Today is a pretty important day in the Netherlands. December 5th is the eve of Sinterklaas, or “Loot Day”, as I like to call it. December 6th is Saint Nicolas’s birthday, and every 5th of December he and his “helpers” travel through the Netherlands to deliver gifts to all the boys and girls. In yet another example of the many ways the Dutch have shaped American culture, Santa Claus is derived from the Dutch name for Saint Nicolas, Sinterklaas. We gave you the best holiday of the year. Take that, beeyatches.
Although the tradition of a saint delivering gifts to children across the land is shared by both the American Christmas and the Dutch Sinterklaas, the style of the gift-giving is very different. I can’t really speak first-hand about how a typical Dutch family celebrates, but I am to understand it’s fairly similar to what my family did.
The evening starts off with singing various songs, among them “Zie Ginds Komt de Stoomboot” (“Look Here Comes the Steam Boat”), “Zie de Maan Schijnt Door de Boomen” (“See the Moon Shines Through the Trees”), and the all-time classic, “Sinterklaas, Kapoentje” (“We Made Up the Word ‘Kapoentje’ to Rhyme With the Word ‘Schoentje'”).
When we were children, my dad would leave the room after we sang to go work on the car, which always had engine trouble on Sinterklaas. Shortly thereafter, Zwarte Piet would throw pepernoten into the living room through open doors and windows. This had the effect of sending me into terrified hysterics. Most of my memories of this activity involve me hiding behind the couch crying. And, as far as I can remember, I never connected the engine trouble with Zwarte Piet’s arrival.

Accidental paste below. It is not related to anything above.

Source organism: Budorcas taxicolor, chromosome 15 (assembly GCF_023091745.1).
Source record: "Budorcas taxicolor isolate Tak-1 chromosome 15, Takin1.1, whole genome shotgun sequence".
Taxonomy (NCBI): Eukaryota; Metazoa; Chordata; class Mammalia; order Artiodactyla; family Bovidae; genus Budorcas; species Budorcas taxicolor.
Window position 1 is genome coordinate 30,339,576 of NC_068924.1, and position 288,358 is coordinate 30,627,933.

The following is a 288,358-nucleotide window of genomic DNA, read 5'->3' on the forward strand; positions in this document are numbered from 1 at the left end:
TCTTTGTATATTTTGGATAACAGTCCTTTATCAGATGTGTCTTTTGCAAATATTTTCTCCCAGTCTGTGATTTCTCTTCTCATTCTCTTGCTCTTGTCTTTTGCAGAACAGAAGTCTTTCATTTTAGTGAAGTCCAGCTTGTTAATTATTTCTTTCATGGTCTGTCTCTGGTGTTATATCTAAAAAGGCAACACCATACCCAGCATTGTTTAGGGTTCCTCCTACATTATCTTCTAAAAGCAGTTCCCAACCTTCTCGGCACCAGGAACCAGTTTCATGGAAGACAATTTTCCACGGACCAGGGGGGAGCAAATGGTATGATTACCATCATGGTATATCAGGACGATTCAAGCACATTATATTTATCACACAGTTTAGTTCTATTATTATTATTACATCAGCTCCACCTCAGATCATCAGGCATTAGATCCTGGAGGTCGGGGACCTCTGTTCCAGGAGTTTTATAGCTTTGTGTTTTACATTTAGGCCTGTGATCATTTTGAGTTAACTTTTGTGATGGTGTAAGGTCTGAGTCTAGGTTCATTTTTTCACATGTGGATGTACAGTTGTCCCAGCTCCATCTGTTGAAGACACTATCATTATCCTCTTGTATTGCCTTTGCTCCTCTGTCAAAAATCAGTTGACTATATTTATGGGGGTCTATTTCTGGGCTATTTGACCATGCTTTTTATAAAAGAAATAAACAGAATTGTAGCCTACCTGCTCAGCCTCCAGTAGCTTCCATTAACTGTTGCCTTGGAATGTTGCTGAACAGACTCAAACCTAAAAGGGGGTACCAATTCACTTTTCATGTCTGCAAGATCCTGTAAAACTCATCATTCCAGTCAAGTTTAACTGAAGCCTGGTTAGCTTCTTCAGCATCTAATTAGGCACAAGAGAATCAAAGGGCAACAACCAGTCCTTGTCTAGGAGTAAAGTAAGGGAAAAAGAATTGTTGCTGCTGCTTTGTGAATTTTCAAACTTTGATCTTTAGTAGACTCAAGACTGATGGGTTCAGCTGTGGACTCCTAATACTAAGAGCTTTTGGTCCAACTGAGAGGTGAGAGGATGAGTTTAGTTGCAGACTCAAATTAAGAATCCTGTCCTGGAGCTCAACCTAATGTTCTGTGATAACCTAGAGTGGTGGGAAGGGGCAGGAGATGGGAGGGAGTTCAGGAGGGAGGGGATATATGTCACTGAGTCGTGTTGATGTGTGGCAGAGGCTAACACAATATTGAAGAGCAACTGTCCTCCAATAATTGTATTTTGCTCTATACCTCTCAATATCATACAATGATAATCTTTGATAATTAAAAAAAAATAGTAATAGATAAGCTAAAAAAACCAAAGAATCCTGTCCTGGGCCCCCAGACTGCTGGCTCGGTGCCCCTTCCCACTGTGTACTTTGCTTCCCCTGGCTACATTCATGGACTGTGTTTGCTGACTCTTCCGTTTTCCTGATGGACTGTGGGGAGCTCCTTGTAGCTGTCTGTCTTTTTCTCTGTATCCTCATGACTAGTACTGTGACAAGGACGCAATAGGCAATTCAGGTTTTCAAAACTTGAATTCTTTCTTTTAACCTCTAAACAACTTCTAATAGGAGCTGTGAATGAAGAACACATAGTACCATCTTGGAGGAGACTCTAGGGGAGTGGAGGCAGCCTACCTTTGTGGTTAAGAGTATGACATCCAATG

After the pepernoten, we sit down to fresh-baked rolls for dinner. To our “surprise” and “delight”, we each discover a small, rolled-up note inside our roll when we cut it open. Upon the note is found a riddle, the answer to which reveals the location of the evening’s first gift. We all scurry off around the house to retrieve our gifts and return to the table to open them. We finish the meal before festivities continue. As a child, this felt like standing in front of the toilet after drinking seven strong cups of coffee and being unable to get your pants undone.
After dinner, the real festivities really kick in. This is where it gets to be really fun. Traditionally, the Dutch make what are called “Surprises” (pronounced “sur-pre-sus”) which consist of a gag gift and one or more clues which lead to the actual gift, or a poem. A Surprise with a “gedicht” (poem) makes as much fun of the receiver as possible; no holds barred. The harsher, the better. The receiver then has to read the poem aloud while everyone else listens.
Due to my dad’s position as family alpha-male, he has always been a prime target from all sides. Anyone who knows him knows his lifestyle does not leave a paucity of ammunition. My grandmother has always been particularly good at this, writing such clever poems that we would usually have to take breaks while he read it to catch our breath from the laughing fits. Let me put it this way: sarcasm is not lost on the Dutch.
A Surprise that involves a gag-gift usually needs to be disassembled in order to find the riddle that instructs the receiver of where to find their real gift. A classic example of this was Michelle’s first Sinterklaas with my family. At the time, she was working in a medical research lab as a lab scientist. Michelle received her Surprise from my mother: a small, low dish filled with a green slime with a slip of paper at the bottom. Accompanying it was a note that read, “There’s something fishy in this here petri dishy.” Michelle had to dig through the slime (Jell-o) to get the note out and retrieve her gift.
What is particularly nice about this style of gift-giving is that it really encourages the giving of thoughtful gifts. There is usually less gift-giving, but everyone waits their turn and pays attention to the others while they open their gifts; everyone joins in the enjoyment of each gift as it is being given.
Here is an alternative perspective on Sinterklaas:
In any case, Gelukkig Sinterklaas!